Romancing The Stone: Gem Lore - A Valentine's Guide to the History & Significance of Some Popular Gemstones

Ever since the first curious cave-dweller broke open a geode and offered its sparkling, gorgeously hued interior to his vastly surprised but appreciative mate, man has scoured the earth for shiny stones to please his beloved. Take heed, all of you who now seek the perfect Valentine's Day gift for your special someone.

Flowers are first - nothing says "I love you," better than a dozen long-stemmed red roses. Candy is dandy - a luscious tray of her favorite indulgence all wrapped up with a big red bow, can be well nigh irresistible. Champagne on ice is a great backstop - a nice bottle of Cristal, chilling in a silver ice-bucket, two tall champagne flutes nearby.

Imagine though, on the table beside the champagne glasses, a discreet, flat box, the sheen of black velvet glowing in the candlelight, proclaiming its unmistakable origins in some jeweler's shop. How better to remind your sweetheart of your devotion than with a present of fine gems - a delicate pendant with matching earrings, or a gem-encrusted tennis bracelet? Perhaps the gift of pearls would please your love?

Fabulous Faceted Gems from jewelryexport.com
Fabulous Faceted Gems from jewelryexport.com
Stunning Ruby Necklace from cartier.com
Stunning Ruby Necklace from cartier.com
Rubies and Diamonds from wikimedia.commoms
Rubies and Diamonds from wikimedia.commoms
Blue Sapphires and Amethyst set in yellow gold - cartier.com
Blue Sapphires and Amethyst set in yellow gold - cartier.com
Padparadscha Sapphire from wikimedia.commons
Padparadscha Sapphire from wikimedia.commons
A naturally occurring crystal mined in Muzo, Columbia from wikimedia.commons
A naturally occurring crystal mined in Muzo, Columbia from wikimedia.commons
Faceted Amethyst from wholesalegemstones.com
Faceted Amethyst from wholesalegemstones.com

Whatever you chose, from a simple birthstone tribute to simply something lovely to wear on that special occasion, gemstones have dazzled and intrigued us since the beginnings of time.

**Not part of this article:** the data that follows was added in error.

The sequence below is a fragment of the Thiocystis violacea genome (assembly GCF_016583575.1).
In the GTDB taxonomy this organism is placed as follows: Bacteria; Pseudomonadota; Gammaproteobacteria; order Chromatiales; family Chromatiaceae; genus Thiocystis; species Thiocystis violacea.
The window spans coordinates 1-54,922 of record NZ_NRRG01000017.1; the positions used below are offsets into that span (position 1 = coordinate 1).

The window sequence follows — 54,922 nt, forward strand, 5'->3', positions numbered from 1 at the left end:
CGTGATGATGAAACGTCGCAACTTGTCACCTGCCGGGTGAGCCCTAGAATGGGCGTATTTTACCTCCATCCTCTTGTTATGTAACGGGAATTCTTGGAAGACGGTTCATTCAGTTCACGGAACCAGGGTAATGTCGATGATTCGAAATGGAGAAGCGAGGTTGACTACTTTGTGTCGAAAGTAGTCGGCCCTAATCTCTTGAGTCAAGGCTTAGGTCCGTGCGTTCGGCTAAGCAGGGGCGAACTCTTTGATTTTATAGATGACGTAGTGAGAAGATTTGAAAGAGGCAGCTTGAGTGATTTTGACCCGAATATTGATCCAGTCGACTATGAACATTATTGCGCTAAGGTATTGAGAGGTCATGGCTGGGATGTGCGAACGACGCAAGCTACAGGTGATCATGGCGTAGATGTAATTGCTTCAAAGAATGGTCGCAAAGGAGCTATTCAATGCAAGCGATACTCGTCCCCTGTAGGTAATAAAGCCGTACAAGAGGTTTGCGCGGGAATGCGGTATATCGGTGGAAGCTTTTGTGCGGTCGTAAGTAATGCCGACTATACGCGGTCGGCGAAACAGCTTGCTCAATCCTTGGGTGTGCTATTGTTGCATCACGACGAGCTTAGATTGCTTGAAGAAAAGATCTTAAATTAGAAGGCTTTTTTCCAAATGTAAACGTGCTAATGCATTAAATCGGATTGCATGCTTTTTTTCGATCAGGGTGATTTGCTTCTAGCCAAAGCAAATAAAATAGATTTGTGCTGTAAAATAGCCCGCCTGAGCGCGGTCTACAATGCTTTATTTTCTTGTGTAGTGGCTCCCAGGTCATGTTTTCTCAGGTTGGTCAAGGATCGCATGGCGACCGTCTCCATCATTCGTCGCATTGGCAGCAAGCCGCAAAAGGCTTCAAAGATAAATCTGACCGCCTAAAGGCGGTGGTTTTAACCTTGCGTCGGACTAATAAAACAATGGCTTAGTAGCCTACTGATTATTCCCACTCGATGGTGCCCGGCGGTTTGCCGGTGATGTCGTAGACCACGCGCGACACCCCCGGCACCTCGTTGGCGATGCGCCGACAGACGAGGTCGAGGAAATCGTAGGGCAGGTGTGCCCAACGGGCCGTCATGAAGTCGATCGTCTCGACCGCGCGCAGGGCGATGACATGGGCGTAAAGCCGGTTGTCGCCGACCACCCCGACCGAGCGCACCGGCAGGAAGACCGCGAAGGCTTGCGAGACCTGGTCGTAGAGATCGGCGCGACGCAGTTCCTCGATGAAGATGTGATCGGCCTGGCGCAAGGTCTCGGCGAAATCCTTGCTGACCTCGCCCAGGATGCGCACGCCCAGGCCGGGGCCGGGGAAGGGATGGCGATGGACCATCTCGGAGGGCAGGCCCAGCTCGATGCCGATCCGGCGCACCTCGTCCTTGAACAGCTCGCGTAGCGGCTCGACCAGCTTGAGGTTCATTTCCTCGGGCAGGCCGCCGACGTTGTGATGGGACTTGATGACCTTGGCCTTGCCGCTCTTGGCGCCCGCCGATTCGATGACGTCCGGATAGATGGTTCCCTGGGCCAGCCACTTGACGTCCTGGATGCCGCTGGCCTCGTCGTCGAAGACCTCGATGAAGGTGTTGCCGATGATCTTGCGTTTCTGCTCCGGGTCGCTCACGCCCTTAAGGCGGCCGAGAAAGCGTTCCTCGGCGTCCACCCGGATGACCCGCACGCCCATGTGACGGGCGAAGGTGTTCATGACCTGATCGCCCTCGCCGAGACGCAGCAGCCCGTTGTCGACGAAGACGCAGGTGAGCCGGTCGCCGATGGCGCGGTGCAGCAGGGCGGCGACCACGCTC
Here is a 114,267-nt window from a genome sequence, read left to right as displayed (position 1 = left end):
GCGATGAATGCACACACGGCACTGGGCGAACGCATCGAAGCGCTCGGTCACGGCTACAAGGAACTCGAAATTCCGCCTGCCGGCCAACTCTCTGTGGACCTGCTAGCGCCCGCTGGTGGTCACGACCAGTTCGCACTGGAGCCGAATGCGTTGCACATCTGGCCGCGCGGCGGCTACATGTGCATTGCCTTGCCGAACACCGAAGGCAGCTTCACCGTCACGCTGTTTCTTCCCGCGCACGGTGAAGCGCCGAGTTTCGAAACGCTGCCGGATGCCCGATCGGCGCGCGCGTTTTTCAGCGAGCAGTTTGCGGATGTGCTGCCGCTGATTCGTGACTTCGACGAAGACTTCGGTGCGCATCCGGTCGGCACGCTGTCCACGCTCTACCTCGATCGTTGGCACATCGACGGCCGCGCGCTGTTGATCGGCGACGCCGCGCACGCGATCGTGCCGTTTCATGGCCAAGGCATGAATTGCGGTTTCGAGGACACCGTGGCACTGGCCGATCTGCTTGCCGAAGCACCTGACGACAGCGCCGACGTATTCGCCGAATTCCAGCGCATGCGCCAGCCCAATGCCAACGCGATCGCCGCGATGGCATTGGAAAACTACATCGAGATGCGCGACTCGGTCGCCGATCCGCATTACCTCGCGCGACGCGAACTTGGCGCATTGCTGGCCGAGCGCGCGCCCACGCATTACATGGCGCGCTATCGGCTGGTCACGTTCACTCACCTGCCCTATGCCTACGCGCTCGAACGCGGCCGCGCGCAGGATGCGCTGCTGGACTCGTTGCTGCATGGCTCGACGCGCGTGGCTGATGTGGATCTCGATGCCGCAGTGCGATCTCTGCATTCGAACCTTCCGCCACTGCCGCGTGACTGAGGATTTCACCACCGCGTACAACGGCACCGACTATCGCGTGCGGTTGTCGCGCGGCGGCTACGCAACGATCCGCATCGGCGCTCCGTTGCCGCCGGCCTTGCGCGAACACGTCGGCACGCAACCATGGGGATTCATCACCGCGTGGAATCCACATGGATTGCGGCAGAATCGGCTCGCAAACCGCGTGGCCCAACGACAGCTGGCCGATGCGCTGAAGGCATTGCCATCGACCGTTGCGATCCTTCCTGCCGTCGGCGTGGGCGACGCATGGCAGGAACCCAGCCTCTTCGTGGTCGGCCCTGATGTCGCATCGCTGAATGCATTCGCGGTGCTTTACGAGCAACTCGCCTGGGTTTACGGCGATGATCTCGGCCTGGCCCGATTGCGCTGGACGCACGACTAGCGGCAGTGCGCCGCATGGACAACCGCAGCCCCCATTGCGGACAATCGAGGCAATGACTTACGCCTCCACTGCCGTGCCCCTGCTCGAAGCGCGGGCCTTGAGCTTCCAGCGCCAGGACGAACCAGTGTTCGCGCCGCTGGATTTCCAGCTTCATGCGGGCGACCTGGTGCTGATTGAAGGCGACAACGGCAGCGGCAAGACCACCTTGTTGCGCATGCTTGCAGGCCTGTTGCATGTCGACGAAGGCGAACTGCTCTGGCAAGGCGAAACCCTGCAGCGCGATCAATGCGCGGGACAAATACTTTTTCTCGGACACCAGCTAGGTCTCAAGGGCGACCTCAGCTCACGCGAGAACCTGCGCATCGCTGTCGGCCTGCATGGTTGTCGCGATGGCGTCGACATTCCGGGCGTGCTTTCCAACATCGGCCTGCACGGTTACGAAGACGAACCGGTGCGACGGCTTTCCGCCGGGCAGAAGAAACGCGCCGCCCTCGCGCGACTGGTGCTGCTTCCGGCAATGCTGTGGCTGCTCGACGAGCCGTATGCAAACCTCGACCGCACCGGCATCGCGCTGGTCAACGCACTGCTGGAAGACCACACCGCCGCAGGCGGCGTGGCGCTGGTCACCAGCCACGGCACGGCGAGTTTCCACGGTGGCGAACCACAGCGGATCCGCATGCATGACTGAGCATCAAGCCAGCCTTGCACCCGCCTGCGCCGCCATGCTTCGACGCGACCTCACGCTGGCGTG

Almost every culture to use gemstone as adornments has ascribed mystical or medicinal powers to various stones. Many gems are attributed with the ability to ward off evil or control negativity.

The ruby is the stone of wisdom, fire and passion. The traditional birthstone of July and rarest of gems, a rarely occurring, red form of the mineral corundum, it was also thought to confer great power on its bearer.

The Stone of Emperors, and worn only by royalty in Roman times, the ruby was believed to focus the vision and energy of the wearer. Highly prized in Asian countries, rubies were used to ornament the armor, scabbards, and harnesses of noblemen in India and China

The sapphire, birthstone of the September born and called by ancients the gem of the heavens, is the "other" form of corundum, the same mineral that constitutes rubies. Believed to contain the power of wisdom, it was thought it would help the wearer to solve any puzzle and overcome any obstacle.

The Star of India, perhaps the most famous sapphire in history and currently on display at the American Museum of Natural History in New York City, is thought to be the largest star sapphire in the world.

The 182 carat Star of Bombay, housed in the National Museum of Natural History in Washington D.C., is another stellar example of a blue star sapphire.

Only one other form of that mineral besides the ruby has been given its own name instead of being called a particular color of sapphire, the Padparadscha, whose name comes from the Sinhalese word for lotus blossom.

The Padparadscha is a pink-orange corundum, originally mined in Sri Lanka, but also found in Vietnam and Africa. Padparadscha sapphires are very rare and highly valued.

The emerald, birthstone of May, was thought to have great powers of healing and was worn by Romans in the time of the Caesars to prevent the "falling sickness", as epilepsy was then known. Spanish conquistadors plundered the South American emerald mines in search of their "green fire".

Emeralds are a crystal form of the mineral beryl, and owe their green color to the addition of chromium while the gem is forming.

Natural emeralds are subject to inclusions, which greatly affect the value of the gemstone. This term refers to tiny deposits of other material such as silica in the mineral as the stone is forming.

In many gemstones, such as diamonds, inclusions that affect the clarity of the stone lessen the stone's value.

In some stones, however, such as star sapphires, the inclusion actually increases the value of the stone. Many gemstones, such as amethyst, emerald, and sapphire, are expected to have inclusions, which do not greatly affect the stone's value.

Amethyst, thought by ancient Greeks to prevent drunkenness, was also worn in amulets by medieval European sailors for protection in battle.

Amethyst is the birthstone of February, and has retained its popularity as a decorative element in jewelry since early Roman times. Also prone to inclusions, Amethyst is often cut as a cabochon, and presented in a bezel setting, or as beads or polished nuggets, in modern jewelry.